# [SciPy-User] watershed question

Emmanuelle Gouillart emmanuelle.gouillart@normalesup....
Sun Apr 25 07:34:45 CDT 2010

```	Dear Scipy users,

I'm wondering if any of you is familiar with
ndimage.watershed_ift and could provide a usage example. I'm asking this
because my attempts to use this function yield quite counter-intuitive
results compared to what I understand of the watershed algorithm, or what
Matlab's watershed function returns for the same problem.

Below is an example of what I'm trying to do; I would like to
separate connected objects along constrictions. In the example, I create
two overlapping circles that I would like to separate with the watershed
transform. To do so, I perform the watershed transform of the opposite
of the distance transform (distance to the background of the objects)
with markers located at the minima of the negative distance transform.

I would expect the watershed transform to separate the connected
circles along the constriction, as Matlab does (see
http://sd-2116.dedibox.fr/scipy_examples/watershed_matlab.png), but
instead, it seems that the marker with the smallest (positive) distance
completely "invades" the basin of the marker with the greatest distance
to the background. A picture of what I obtain can be found on
http://sd-2116.dedibox.fr/scipy_examples/watershed_example.png,
and below is the code that computes the watershed

**********
import numpy as np
from scipy import ndimage

# initial image: two overlapping circles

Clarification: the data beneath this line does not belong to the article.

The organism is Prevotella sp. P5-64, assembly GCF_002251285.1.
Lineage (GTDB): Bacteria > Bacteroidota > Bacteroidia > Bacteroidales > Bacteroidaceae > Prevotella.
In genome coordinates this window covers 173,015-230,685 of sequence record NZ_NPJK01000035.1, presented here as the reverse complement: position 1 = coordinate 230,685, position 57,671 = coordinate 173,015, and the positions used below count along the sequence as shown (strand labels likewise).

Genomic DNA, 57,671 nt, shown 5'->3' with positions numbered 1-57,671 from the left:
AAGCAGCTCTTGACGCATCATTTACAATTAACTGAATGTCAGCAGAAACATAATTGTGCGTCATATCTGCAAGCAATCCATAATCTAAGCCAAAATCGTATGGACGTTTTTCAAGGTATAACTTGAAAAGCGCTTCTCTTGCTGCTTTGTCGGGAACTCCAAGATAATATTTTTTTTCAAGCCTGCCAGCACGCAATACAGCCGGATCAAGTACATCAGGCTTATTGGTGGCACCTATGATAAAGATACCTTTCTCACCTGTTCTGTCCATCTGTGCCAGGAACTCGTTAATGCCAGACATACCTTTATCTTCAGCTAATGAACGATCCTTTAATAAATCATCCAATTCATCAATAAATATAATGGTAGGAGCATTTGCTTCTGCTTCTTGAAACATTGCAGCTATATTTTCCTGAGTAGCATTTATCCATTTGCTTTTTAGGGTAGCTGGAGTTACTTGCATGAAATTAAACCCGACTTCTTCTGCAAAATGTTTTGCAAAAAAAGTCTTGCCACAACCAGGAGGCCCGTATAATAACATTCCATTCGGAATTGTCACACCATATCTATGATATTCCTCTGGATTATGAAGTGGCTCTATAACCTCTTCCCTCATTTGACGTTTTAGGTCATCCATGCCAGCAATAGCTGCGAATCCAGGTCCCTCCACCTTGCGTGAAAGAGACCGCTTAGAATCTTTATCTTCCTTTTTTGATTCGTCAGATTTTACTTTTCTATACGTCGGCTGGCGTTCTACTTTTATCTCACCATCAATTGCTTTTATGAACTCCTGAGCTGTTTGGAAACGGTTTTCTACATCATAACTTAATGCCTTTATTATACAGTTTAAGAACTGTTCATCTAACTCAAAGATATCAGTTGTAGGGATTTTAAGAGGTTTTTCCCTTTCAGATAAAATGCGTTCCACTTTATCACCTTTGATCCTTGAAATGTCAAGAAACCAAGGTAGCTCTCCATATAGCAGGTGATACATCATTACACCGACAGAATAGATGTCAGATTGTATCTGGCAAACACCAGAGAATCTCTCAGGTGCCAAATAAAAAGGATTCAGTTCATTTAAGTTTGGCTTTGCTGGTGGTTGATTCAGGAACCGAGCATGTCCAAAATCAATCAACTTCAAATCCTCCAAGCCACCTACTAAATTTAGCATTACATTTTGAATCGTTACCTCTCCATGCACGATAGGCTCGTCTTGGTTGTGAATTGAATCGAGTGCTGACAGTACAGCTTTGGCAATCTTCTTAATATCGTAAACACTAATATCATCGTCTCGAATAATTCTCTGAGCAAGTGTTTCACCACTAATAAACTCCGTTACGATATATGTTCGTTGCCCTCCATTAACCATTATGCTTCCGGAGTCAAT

x, y = np.indices((40, 40))
x1, y1, x2, y2 = 14, 14, 22, 26
r1, r2 = 8, 10
mask_circle1 = (x - x1)**2 + (y - y1)**2 < r1**2
mask_circle2 = (x - x2)**2 + (y - y2)**2 < r2**2
# Use distance transform to perform watershed segmentation
distance = ndimage.distance_transform_bf(image)

# Markers array: two markers located at each circle's center;
# negative markers are background markers
markers = np.zeros_like(image).astype(np.int8)
markers[distance==0] = -1
markers[x1, y1] = 1
markers[x2, y2] = 2

# ndimage.watershed_ift needs np.uint8 or np.uint16 as input dtype
distance = -distance
distance -= distance.min()
distance = (255*distance/distance.max()).astype(np.uint8)

# Compute watershed transform
ws = ndimage.watershed_ift(distance, markers.astype(np.int8))
***********

>>> (ws == 1).sum()
474
>>> (ws == 2).sum()
1

Is it a bug that the watershed transform doesn't separate regions along
the ridges of the array 'distance'? Am I doing something wrong?

Any comments will be very welcome.

Emmanuelle
```